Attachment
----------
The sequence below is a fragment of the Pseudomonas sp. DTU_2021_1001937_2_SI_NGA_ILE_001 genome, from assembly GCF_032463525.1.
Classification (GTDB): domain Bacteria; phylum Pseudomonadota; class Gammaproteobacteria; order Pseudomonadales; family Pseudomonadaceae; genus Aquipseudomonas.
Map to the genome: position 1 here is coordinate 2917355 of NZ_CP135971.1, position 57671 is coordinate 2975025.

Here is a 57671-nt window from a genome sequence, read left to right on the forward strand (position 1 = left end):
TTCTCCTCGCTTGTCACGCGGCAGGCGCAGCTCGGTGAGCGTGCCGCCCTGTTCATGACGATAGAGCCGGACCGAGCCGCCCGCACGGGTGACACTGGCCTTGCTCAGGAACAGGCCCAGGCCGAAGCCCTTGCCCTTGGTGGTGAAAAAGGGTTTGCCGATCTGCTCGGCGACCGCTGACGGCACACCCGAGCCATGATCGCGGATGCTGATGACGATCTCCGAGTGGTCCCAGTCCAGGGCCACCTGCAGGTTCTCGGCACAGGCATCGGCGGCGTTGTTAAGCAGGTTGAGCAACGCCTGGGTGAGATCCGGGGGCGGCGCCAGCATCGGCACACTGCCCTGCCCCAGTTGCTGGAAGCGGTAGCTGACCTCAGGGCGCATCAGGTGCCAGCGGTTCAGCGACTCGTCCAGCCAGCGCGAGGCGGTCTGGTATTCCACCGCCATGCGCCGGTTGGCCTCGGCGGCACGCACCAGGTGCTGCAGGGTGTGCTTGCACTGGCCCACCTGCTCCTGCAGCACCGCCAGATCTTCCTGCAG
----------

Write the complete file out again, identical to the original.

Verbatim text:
The sequence below is a fragment of the Pseudomonas sp. DTU_2021_1001937_2_SI_NGA_ILE_001 genome, from assembly GCF_032463525.1.
Classification (GTDB): domain Bacteria; phylum Pseudomonadota; class Gammaproteobacteria; order Pseudomonadales; family Pseudomonadaceae; genus Aquipseudomonas.
Map to the genome: position 1 here is coordinate 2917355 of NZ_CP135971.1, position 57671 is coordinate 2975025.

Here is a 57671-nt window from a genome sequence, read left to right on the forward strand (position 1 = left end):
TTCTCCTCGCTTGTCACGCGGCAGGCGCAGCTCGGTGAGCGTGCCGCCCTGTTCATGACGATAGAGCCGGACCGAGCCGCCCGCACGGGTGACACTGGCCTTGCTCAGGAACAGGCCCAGGCCGAAGCCCTTGCCCTTGGTGGTGAAAAAGGGTTTGCCGATCTGCTCGGCGACCGCTGACGGCACACCCGAGCCATGATCGCGGATGCTGATGACGATCTCCGAGTGGTCCCAGTCCAGGGCCACCTGCAGGTTCTCGGCACAGGCATCGGCGGCGTTGTTAAGCAGGTTGAGCAACGCCTGGGTGAGATCCGGGGGCGGCGCCAGCATCGGCACACTGCCCTGCCCCAGTTGCTGGAAGCGGTAGCTGACCTCAGGGCGCATCAGGTGCCAGCGGTTCAGCGACTCGTCCAGCCAGCGCGAGGCGGTCTGGTATTCCACCGCCATGCGCCGGTTGGCCTCGGCGGCACGCACCAGGTGCTGCAGGGTGTGCTTGCACTGGCCCACCTGCTCCTGCAGCACCGCCAGATCTTCCTGCAG